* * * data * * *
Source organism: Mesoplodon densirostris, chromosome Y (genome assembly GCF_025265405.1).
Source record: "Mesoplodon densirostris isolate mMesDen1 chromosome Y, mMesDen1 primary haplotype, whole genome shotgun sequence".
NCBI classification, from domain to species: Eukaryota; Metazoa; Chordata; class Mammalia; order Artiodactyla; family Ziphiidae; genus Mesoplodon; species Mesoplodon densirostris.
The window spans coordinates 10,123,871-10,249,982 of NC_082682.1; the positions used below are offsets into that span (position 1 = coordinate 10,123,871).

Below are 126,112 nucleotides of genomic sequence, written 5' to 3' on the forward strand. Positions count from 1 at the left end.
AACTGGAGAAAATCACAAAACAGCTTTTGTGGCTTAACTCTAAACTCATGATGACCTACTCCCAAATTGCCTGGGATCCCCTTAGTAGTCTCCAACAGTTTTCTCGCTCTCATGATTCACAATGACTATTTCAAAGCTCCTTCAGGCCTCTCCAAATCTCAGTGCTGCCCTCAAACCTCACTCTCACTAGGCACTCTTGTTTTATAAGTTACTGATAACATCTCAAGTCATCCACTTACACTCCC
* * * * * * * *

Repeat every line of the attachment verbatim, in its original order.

Source organism: Mesoplodon densirostris, chromosome Y (genome assembly GCF_025265405.1).
Source record: "Mesoplodon densirostris isolate mMesDen1 chromosome Y, mMesDen1 primary haplotype, whole genome shotgun sequence".
NCBI classification, from domain to species: Eukaryota; Metazoa; Chordata; class Mammalia; order Artiodactyla; family Ziphiidae; genus Mesoplodon; species Mesoplodon densirostris.
The window spans coordinates 10,123,871-10,249,982 of NC_082682.1; the positions used below are offsets into that span (position 1 = coordinate 10,123,871).

Below are 126,112 nucleotides of genomic sequence, written 5' to 3' on the forward strand. Positions count from 1 at the left end.
AACTGGAGAAAATCACAAAACAGCTTTTGTGGCTTAACTCTAAACTCATGATGACCTACTCCCAAATTGCCTGGGATCCCCTTAGTAGTCTCCAACAGTTTTCTCGCTCTCATGATTCACAATGACTATTTCAAAGCTCCTTCAGGCCTCTCCAAATCTCAGTGCTGCCCTCAAACCTCACTCTCACTAGGCACTCTTGTTTTATAAGTTACTGATAACATCTCAAGTCATCCACTTACACTCCC